Show your commitment with a love tattoo (if you dare).
(click on image to enlarge)
In Love With You – well I guess the you could be anyone…even you!
Not as daring as front of finger….
I love that they picked different fonts. Matching, but with their own twist.
What the heart once owned. it shall never lose.
Follow me and I’ll follow you (hopefully not in a stalker way!)
Growing old together.
Photos: source unknown
Anything seems to go in Russia. This 13-year-old was tattooed by his father.
I cannot decide what I think about the parents of this child. On the one hand they appear irresponsible and unfair. This child is going to have these tattoos for the rest of his life and who knows whether he will still like them next year, let alone when he is an adult. On the other hand let’s face it, he looks undeniably cool, cooler than my 27-year-old self can even dream of being.
I am sure he is the envy of many of his classmates, my mum wouldn’t let me get my ears pierced till I was in my teens. I was ridiculously jealous of the girls with the diamond studs. But is this insanity? No denying the tattoos look amazing and well done, but what are they going to look like when he grows into his adult skin?
On another note, when I have kids will they look this cool? Unlikely considering I was known as the fat eagle.
Should someone be pulled off a flight for having tattoos?
Adam Pearson, an LA food stylist was asked to step off a flight as another passenger had reported his ‘suspicious-looking’ tattoos. Soon after Pearson twittered “Just pulled off delta flight, passenger said I was suspicious looking due to my tattoos @DeltaAssist not happy at all #goldmedallion fail”. This tweet kicked off an online furor of angry foodies and tattoo enthusiasts.
The question is; was this the right thing to do? Should flight attendants have listened to one prejudice passenger who judged someone purely by their own standards? Or should the passenger who complained have been asked to move instead? Who in this crazy world is in the right?
“I don’t know why I got into tattoos, but I always wanted one. When I moved to London it was like starting a new chapter in my life, I thought that this is the perfect time to get a tattoo to represent my life, myself, and new beginnings in London.
“This is when I got the Mexican sugar skull on my forearm. Like me at first glance, it looks scary and some people get a bit intimidated. When you have a second look you realise the girlyness and femininity, with pink bows and roses contrasting against the grey of the outline.. (tattoo: Blood Brothers)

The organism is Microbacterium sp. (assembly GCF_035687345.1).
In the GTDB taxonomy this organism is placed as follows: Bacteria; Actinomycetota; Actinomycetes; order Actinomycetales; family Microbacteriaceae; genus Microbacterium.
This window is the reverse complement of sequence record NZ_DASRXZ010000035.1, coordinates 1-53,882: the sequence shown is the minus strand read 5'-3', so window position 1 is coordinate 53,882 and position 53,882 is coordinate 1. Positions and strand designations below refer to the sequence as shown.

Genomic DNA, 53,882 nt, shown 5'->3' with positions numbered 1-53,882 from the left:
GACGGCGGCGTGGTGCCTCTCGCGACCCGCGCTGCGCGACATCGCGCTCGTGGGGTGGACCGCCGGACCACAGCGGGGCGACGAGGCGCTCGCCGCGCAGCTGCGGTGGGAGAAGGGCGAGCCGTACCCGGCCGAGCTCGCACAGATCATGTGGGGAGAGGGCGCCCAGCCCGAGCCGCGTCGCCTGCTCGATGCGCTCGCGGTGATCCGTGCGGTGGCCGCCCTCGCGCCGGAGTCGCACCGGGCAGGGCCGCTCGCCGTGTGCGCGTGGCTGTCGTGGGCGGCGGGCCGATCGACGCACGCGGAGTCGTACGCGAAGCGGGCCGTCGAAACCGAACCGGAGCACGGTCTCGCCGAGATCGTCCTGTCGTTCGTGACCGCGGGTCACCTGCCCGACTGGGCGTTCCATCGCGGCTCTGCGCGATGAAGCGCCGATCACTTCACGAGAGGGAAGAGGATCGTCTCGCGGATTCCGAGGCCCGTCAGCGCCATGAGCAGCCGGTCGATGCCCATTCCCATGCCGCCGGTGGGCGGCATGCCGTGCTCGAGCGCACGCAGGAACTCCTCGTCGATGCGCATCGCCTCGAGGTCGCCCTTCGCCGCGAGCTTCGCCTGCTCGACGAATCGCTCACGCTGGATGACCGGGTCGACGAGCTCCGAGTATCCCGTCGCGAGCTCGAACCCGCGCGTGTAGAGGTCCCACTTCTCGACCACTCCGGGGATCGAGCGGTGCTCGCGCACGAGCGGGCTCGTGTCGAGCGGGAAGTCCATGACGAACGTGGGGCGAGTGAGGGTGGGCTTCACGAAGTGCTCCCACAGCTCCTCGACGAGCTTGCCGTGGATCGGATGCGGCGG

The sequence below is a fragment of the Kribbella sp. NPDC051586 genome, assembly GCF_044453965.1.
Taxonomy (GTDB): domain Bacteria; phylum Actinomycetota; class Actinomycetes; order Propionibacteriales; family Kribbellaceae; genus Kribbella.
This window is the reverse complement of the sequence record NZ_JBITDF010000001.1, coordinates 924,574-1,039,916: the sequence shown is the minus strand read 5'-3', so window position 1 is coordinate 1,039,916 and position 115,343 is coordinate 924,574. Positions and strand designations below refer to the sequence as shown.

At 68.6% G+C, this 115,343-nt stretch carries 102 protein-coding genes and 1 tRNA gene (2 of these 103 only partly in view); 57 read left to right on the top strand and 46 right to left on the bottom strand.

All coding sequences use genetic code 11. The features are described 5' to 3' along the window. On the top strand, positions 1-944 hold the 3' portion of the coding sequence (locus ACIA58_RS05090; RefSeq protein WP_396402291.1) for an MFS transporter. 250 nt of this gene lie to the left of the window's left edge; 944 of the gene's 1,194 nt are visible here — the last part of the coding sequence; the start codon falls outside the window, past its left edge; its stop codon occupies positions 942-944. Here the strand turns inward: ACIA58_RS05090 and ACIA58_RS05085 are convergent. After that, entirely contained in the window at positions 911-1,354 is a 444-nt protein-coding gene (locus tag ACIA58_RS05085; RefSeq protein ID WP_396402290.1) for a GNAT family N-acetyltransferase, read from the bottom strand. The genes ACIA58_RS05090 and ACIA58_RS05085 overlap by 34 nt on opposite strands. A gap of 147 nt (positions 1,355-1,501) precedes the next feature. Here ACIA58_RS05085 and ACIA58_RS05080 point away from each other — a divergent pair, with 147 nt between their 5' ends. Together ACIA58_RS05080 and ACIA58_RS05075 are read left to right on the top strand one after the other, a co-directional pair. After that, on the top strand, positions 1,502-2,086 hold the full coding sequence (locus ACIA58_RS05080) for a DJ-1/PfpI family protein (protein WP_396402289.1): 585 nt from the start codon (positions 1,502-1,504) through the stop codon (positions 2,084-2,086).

“All my tattoos have special meaning; they represent a part of someone that has made a big impact on my life, like my sister and my grandfather. I think it’s important to have a meaning behind your tattoos as they are so personal.
“I don’t know what inspires me, I think it’s all in the moment and I see different things that I like and sometimes it’s just in my head, it can be hard when you don’t have a picture of what you want, but you just have to discuss your ideas with your tattooist and make it a joint collaboration
“I’m planning to get both my sleeves done by the end of next year. I sort of have all the details in my head, I want to continue with the old school theme on my left arm and then do Japanese art on the other one, and maybe my feet.. It’s such an addictive thing and you sort of get new ideas all the time. For me, my art is a work in progress.”
So guys, watch this space…I am intrigued to see where Linda’s tattoo journey takes her.
Tattoo: New Wave
FUEL have published the Russian Criminal Tattoo Encyclopaedia Volumes I, II and III. Now for the first time the original artworks from these popular books are being exhibited. The ‘Russian Criminal Tattoo Exhibition’ features a series of photographs of prisoners and their artistic tattoos. From the cells of Russian prison settlements, Danzig Baldaev (prison guard 1948-1986) began documenting the tattoos that were etched onto criminals’ skin. The tattoos were not only works of art but laden with symbolism.
The exhibition will feature 120 original drawings by Danzig Baldaev and photos by Sergei Vasiliev, whose prints will be for sale.
The exhibition will run from 29 October – 29 November at 4 Wilkes Street, London E1 6QF, Thursday to Sunday, 11am-6pm.